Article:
Indian Journal of PsychiatryIndian Journal of Psychiatry
Home | About us | Current Issue | Archives | Ahead of Print | Submission | Instructions | Subscribe | Advertise | Contact | Login 
    Users online: 4442 Small font sizeDefault font sizeIncrease font size Print this article Email this article Bookmark this page


    Advanced search

    Similar in PUBMED
   Search Pubmed for
   Search in Google Scholar for
    Email Alert *
    Add to My List *
* Registration required (free)  

    Article Tables

 Article Access Statistics
    PDF Downloaded310    
    Comments [Add]    

Recommend this journal


 Table of Contents    
Year : 2013  |  Volume : 55  |  Issue : 4  |  Page : 407-408
Job stress among emergency nursing staff: A preliminary study

Department of Psychiatry, Gian Sagar Medical College and Hospital, Ram Nagar, Banur, Rajpura, Chandigarh Patiala Highway, Patiala, Punjab, India

Click here for correspondence address and email

Date of Web Publication25-Oct-2013

How to cite this article:
Singh GP. Job stress among emergency nursing staff: A preliminary study. Indian J Psychiatry 2013;55:407-8

How to cite this URL:
Singh GP. Job stress among emergency nursing staff: A preliminary study. Indian J Psychiatry [serial online] 2013 [cited 2021 Oct 18];55:407-8. Available from:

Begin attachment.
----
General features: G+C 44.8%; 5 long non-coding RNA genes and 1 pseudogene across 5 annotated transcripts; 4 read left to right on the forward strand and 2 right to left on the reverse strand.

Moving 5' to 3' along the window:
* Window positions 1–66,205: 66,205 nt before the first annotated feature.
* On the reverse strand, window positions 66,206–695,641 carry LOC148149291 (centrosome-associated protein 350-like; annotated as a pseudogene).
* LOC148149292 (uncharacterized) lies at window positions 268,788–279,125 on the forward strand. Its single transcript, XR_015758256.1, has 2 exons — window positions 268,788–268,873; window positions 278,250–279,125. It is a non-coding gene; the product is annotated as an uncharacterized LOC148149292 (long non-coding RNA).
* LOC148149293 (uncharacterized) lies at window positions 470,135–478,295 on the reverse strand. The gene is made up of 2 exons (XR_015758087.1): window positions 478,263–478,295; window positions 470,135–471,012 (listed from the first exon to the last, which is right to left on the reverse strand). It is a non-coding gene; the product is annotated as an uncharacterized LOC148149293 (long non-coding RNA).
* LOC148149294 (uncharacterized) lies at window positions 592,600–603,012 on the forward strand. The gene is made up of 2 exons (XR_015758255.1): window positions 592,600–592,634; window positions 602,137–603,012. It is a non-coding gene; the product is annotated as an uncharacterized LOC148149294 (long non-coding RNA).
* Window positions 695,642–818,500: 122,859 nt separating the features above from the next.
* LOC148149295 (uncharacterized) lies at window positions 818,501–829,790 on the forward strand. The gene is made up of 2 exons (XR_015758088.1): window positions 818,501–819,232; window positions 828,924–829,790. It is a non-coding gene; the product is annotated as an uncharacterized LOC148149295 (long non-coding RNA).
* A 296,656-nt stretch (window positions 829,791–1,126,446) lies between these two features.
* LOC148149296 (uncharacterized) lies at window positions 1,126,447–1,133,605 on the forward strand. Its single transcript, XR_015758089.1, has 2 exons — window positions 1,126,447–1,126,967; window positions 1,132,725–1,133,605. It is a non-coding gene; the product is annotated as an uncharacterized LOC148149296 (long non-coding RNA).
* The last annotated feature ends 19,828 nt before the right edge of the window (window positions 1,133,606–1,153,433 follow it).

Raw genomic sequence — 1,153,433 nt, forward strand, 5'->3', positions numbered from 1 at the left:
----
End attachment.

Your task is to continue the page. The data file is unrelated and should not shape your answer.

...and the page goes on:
It is commonly accepted that certain professions, by their very nature, place personnel at risk of experiencing stressful incidents. Recognition is growing that health care professionals, especially emergency unit staffs are at risk for experiencing stressful events. [1] Patient's suffering and death, uncooperative behavior of the patient, unreasonable demands, conflict with administration and lack of emotional support from team members were seen as potential stressors. [2] Some pilot studies have been conducted in developed countries among staff nurses, working under different stressful situations in hospitals. [1],[2],[3],[4]

To the best of the knowledge of the author of the present study, no prior study focusing on this health problem either from general or teaching hospital has been reported from India. The studies conducted in foreign countries may not be relevant to Indian setting. Hence, it was considered important to study this problem in India. A cross-sectional design was followed and a one-time assessment of sociodemographic and measurement of stress levels of in staff nurses working in emergency services of a teaching institution was conducted. It was the descriptive, non-experimental studies in which staff nurses have been interviewed observed and were administered research tools for assessing the stress levels.

Staff nurses posted in emergency department constituted 12.9% (n=52) of total staff nurses strength of the hospital. Most of them were in the age group of 26-30 years (n=30; 69.76%). On self-estimation scale 65.11% (n=28) of staff nurses had moderate levels of stress. 20.93% (n=9) of staff nurses has severe level of stress. On perceived stress scale, [5] 68.2% (n=29) staff nurses has a moderate level of stress and 12.8% (n=5) has mild level and 19.1% (n=8) has a severe level of stress scores in staff nurses 62.83% (n=27) of the staff nurses reported that their occupational functioning was moderately affected due to stress levels.